Maybe I’m off my rocker, but I’m actually excited about a future where everything I consume comes in a cup and all my physical needs are done by machines. Give me a floaty-chair and I’ll happily live like the people in WALL-E.

  • Ed Snack

    Whenever I find a chef who is trying to be “an educator about diet”, I find another restaurant.

  • Nick (nice-guy) Gray

    I’ll bet he’s really a member of PETA! (a petan, maybe? Or a PETAL- People Ethically Treating Animal Lifeforms? They seem to think we should all eat leaves and flowers, anyway!) I bet he’s got an anti-farm agenda!

  • Julie near Chicago

    “…[T]he technician at the Petri dish can substitute for sexual intercourse, eliminating distractions and an enormous use [waste??] of time.”

    –RRS, at 2:01 p.m.

    Nominated for SQUOTD. :)

  • Runcie Balspune

    Maybe what is different about Rhinehart is that he is just this bloke

    The evidence presented by “just a bloke” is unfortunately mainly anecdotal, he has moved from a junk diet to a balanced one (albeit via “soylent”) and that makes you feel better anyway. Teeth get whiter if you don’t eat anything. Being able to boost your ability to run just shows how lazy you were before. Not feeling hungry is a benefit of liquidising food.

    whilst I am in general agreement with his philosophies and nutritional aims, I’d prefer a more controlled study before jumping to conclusions (like comparing “soylent” to a regular balanced diet by an already motivated individual).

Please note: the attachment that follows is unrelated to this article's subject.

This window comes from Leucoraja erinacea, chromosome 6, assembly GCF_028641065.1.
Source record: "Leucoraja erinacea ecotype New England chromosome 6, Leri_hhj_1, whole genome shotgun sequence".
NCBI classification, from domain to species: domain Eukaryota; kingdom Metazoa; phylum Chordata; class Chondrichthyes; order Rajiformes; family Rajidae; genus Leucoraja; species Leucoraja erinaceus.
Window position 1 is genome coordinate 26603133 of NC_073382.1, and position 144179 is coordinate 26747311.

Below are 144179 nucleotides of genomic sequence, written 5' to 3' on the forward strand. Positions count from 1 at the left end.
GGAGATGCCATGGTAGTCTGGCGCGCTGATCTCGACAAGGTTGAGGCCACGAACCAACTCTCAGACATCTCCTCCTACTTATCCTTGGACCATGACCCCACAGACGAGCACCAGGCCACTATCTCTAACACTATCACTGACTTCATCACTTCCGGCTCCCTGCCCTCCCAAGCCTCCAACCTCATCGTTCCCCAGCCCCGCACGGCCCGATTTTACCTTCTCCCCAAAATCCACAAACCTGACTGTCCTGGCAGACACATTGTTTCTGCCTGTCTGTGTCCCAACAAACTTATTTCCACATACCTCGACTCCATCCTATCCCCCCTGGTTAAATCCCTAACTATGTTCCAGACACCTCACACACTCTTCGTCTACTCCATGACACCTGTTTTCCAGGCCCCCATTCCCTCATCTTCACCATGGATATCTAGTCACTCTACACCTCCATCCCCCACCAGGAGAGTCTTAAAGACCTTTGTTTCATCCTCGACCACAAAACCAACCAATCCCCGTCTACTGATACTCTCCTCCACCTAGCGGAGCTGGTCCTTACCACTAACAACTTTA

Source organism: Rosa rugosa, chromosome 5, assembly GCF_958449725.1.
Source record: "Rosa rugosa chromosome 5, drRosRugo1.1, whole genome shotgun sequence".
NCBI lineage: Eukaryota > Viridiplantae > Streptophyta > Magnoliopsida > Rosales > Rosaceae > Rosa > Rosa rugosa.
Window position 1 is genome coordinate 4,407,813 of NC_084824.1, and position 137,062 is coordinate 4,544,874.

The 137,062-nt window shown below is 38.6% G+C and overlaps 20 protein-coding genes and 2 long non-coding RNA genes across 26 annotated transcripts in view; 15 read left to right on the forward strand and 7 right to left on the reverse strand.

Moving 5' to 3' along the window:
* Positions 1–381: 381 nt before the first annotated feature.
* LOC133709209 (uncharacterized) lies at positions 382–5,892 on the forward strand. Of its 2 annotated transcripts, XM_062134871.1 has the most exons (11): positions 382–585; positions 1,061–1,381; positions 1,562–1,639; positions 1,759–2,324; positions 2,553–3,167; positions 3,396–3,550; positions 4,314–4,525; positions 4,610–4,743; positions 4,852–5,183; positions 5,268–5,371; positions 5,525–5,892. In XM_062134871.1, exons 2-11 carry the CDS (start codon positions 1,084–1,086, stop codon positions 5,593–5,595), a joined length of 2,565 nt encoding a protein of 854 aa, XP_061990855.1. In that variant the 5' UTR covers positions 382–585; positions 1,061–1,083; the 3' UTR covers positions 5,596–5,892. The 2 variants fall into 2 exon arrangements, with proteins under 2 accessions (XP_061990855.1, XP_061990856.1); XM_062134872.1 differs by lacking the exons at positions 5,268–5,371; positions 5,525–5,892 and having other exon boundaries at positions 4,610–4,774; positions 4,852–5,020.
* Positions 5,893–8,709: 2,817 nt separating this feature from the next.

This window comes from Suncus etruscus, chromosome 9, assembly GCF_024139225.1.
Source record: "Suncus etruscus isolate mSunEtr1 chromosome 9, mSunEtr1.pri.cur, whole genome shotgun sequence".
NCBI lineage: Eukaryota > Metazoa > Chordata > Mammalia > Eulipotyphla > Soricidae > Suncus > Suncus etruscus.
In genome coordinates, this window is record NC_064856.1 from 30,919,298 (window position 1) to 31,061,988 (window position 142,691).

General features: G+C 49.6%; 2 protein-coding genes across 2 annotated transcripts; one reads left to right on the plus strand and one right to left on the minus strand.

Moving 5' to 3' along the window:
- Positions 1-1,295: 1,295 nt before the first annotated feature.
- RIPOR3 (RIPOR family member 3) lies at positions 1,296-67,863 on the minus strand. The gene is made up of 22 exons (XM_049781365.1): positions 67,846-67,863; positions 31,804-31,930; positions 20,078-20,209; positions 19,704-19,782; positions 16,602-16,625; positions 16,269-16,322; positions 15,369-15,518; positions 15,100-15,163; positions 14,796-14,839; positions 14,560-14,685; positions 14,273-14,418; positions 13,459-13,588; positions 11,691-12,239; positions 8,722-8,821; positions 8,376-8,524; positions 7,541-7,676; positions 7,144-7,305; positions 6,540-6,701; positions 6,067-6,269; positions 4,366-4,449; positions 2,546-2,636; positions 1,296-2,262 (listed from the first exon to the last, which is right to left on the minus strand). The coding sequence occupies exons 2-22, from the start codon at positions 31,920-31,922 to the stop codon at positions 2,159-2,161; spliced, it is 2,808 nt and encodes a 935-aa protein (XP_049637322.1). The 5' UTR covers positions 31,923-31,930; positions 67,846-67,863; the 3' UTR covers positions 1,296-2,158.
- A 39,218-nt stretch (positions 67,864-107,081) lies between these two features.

The problem with any regulated diet is not what you eat, but what you don’t eat (c.f. rabbit starvation), he already identified iron, but what else might cause issues, somewhat later?

    Saying all that he’s on the right track and if I were younger I’d probably sign up as a volunteer.

  • Jaded Voluntaryist

    Watch any late 1950’s Sci-Fi featuring “food pills” and you’ll see why this wont work. Gastronomic pleasure is essential to human well-being, and even if you can introduce nutrients in a more “efficient” manner, all you’ll do is make people long for inefficiency.

    As an aside, the real reason we don’t have “food pills” is another reason Soylent could never catch on (assuming it even works). Humans in reality need to consume a certain mass each day because it is not possible to compress our nutritional requirements below a certain point. That means eating a lot of Soylent – even best case scenario would likely be in the region of 3 large cereal bowls worth every day.